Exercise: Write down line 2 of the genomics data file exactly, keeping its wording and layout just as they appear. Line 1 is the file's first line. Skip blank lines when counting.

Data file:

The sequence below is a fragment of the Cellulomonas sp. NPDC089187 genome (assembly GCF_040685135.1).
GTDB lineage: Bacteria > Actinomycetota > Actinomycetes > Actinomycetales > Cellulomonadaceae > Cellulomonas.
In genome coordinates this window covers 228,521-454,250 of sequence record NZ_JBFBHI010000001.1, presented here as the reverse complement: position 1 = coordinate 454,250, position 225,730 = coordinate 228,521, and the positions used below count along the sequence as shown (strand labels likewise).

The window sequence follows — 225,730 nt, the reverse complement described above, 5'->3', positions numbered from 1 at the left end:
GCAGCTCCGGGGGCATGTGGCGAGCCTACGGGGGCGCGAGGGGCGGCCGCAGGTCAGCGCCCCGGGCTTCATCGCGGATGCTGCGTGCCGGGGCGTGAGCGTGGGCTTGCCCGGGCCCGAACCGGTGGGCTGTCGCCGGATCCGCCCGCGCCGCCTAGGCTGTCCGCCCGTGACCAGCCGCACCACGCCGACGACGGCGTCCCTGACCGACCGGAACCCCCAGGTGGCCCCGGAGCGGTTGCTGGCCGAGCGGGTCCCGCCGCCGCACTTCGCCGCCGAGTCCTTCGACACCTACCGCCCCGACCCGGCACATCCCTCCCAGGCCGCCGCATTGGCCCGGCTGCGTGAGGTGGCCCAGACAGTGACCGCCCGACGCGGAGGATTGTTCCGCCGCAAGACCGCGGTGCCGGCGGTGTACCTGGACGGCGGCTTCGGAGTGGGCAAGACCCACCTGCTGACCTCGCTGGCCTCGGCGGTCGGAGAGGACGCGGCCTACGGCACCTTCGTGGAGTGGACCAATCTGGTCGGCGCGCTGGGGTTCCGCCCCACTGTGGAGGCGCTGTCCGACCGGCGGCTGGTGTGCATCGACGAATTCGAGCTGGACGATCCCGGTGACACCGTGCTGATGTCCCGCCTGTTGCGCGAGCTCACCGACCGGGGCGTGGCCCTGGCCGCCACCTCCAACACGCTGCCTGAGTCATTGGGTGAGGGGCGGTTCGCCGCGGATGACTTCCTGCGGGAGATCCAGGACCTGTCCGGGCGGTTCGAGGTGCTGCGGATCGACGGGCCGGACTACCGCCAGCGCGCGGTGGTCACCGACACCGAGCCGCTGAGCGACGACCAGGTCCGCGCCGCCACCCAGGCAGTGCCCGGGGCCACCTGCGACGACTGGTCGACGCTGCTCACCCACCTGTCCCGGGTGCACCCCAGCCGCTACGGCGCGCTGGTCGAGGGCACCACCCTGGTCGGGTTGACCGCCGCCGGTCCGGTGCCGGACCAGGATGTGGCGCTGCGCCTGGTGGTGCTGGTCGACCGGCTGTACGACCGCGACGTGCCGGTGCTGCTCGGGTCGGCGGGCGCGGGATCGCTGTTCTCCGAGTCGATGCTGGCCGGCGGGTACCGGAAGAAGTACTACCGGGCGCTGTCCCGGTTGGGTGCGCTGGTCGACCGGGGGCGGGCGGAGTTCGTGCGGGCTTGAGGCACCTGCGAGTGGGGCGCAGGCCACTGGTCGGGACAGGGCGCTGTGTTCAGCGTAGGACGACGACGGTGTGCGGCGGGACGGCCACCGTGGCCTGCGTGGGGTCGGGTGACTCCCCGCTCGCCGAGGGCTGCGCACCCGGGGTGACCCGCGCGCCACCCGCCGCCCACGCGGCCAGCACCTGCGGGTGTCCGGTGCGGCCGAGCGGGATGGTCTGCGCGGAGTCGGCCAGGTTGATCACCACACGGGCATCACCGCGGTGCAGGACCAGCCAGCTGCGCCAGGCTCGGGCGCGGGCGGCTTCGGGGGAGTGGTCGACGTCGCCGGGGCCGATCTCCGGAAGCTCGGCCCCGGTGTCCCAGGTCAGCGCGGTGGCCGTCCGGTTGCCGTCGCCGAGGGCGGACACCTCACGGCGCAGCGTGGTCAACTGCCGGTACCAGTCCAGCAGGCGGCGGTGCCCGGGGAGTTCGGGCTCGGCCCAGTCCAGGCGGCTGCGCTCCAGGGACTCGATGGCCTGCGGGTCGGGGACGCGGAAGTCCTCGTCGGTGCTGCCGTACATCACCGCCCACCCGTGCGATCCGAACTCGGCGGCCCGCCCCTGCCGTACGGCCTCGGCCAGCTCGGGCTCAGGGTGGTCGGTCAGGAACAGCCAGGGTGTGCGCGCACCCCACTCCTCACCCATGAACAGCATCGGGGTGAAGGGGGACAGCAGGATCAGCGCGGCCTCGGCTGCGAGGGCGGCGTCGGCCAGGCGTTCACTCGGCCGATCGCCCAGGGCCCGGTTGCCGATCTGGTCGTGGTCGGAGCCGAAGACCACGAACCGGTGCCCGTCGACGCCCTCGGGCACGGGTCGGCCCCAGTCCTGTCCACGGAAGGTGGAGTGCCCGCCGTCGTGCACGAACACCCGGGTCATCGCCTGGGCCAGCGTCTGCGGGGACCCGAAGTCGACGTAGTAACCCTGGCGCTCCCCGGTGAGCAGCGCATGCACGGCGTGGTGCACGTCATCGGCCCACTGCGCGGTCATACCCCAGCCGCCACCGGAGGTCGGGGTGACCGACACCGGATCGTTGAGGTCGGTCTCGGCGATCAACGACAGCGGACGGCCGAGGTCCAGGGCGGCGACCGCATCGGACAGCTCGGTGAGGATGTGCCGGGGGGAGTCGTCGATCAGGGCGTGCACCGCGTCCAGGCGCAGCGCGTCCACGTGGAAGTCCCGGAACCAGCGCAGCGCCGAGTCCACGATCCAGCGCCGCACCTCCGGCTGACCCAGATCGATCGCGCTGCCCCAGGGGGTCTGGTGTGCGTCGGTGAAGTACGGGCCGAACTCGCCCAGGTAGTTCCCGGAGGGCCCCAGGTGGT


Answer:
GTDB lineage: Bacteria > Actinomycetota > Actinomycetes > Actinomycetales > Cellulomonadaceae > Cellulomonas.